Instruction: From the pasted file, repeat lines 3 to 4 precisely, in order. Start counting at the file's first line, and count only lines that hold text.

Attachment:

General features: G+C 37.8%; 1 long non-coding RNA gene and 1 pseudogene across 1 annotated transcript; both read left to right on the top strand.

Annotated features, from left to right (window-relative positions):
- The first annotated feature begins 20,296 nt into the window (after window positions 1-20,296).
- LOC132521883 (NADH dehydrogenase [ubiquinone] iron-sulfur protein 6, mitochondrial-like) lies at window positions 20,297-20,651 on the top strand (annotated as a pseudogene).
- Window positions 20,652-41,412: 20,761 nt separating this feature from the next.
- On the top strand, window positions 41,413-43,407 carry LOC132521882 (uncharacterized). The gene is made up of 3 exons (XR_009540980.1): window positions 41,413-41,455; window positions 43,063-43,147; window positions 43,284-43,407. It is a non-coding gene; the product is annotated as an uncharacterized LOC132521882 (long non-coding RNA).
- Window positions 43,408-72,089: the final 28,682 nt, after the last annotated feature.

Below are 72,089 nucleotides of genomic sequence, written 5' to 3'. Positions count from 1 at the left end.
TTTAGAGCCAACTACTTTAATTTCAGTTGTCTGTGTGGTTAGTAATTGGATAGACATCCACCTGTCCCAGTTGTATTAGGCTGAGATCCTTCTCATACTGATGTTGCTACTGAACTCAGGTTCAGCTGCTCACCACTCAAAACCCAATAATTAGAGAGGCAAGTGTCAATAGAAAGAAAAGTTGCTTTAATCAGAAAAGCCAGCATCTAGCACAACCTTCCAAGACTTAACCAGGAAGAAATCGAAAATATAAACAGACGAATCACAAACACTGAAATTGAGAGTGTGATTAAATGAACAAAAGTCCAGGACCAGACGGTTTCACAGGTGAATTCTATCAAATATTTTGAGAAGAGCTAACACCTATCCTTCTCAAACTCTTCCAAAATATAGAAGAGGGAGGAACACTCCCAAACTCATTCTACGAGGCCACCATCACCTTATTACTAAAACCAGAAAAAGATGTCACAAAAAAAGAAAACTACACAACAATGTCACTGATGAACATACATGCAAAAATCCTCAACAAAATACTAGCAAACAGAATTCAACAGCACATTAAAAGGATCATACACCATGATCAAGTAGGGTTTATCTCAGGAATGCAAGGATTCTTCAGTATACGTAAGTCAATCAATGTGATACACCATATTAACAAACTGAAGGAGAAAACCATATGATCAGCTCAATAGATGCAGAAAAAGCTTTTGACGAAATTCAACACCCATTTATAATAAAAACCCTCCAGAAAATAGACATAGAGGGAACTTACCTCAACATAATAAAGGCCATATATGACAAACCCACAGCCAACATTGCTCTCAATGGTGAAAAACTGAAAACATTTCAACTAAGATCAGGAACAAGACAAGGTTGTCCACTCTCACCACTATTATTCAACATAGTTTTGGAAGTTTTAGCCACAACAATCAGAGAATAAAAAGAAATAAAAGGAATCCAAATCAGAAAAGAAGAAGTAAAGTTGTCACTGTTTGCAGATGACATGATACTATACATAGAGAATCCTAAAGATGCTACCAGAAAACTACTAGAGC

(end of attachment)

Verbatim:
- The first annotated feature begins 20,296 nt into the window (after window positions 1-20,296).
- LOC132521883 (NADH dehydrogenase [ubiquinone] iron-sulfur protein 6, mitochondrial-like) lies at window positions 20,297-20,651 on the top strand (annotated as a pseudogene).